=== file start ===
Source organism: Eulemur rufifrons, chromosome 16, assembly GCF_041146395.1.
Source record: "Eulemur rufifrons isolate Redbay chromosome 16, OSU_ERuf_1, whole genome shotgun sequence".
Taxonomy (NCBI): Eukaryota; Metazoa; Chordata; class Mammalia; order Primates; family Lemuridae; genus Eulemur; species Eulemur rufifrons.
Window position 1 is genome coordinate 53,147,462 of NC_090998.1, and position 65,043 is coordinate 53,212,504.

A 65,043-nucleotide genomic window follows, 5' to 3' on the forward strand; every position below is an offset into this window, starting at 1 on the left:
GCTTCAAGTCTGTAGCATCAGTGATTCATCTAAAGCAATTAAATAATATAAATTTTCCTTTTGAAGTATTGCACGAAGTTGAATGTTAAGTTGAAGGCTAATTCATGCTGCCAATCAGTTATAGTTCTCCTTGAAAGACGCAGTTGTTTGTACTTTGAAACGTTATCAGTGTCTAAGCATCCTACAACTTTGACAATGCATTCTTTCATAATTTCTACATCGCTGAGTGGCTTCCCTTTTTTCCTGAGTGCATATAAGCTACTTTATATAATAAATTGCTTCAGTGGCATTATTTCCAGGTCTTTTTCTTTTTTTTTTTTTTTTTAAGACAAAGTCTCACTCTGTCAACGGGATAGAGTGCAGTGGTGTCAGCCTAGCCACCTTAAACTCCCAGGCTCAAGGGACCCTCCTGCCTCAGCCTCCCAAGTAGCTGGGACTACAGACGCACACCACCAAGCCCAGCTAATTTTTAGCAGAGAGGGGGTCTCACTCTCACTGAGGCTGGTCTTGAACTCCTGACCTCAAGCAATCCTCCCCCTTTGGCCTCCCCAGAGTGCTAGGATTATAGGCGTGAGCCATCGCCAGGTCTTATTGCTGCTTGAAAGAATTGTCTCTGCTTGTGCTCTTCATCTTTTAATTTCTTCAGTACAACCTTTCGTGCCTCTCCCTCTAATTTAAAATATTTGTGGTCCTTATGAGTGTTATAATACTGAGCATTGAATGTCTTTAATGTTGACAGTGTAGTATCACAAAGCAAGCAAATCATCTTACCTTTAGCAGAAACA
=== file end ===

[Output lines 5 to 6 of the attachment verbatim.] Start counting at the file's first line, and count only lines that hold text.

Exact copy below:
A 65,043-nucleotide genomic window follows, 5' to 3' on the forward strand; every position below is an offset into this window, starting at 1 on the left:
GCTTCAAGTCTGTAGCATCAGTGATTCATCTAAAGCAATTAAATAATATAAATTTTCCTTTTGAAGTATTGCACGAAGTTGAATGTTAAGTTGAAGGCTAATTCATGCTGCCAATCAGTTATAGTTCTCCTTGAAAGACGCAGTTGTTTGTACTTTGAAACGTTATCAGTGTCTAAGCATCCTACAACTTTGACAATGCATTCTTTCATAATTTCTACATCGCTGAGTGGCTTCCCTTTTTTCCTGAGTGCATATAAGCTACTTTATATAATAAATTGCTTCAGTGGCATTATTTCCAGGTCTTTTTCTTTTTTTTTTTTTTTTTAAGACAAAGTCTCACTCTGTCAACGGGATAGAGTGCAGTGGTGTCAGCCTAGCCACCTTAAACTCCCAGGCTCAAGGGACCCTCCTGCCTCAGCCTCCCAAGTAGCTGGGACTACAGACGCACACCACCAAGCCCAGCTAATTTTTAGCAGAGAGGGGGTCTCACTCTCACTGAGGCTGGTCTTGAACTCCTGACCTCAAGCAATCCTCCCCCTTTGGCCTCCCCAGAGTGCTAGGATTATAGGCGTGAGCCATCGCCAGGTCTTATTGCTGCTTGAAAGAATTGTCTCTGCTTGTGCTCTTCATCTTTTAATTTCTTCAGTACAACCTTTCGTGCCTCTCCCTCTAATTTAAAATATTTGTGGTCCTTATGAGTGTTATAATACTGAGCATTGAATGTCTTTAATGTTGACAGTGTAGTATCACAAAGCAAGCAAATCATCTTACCTTTAGCAGAAACA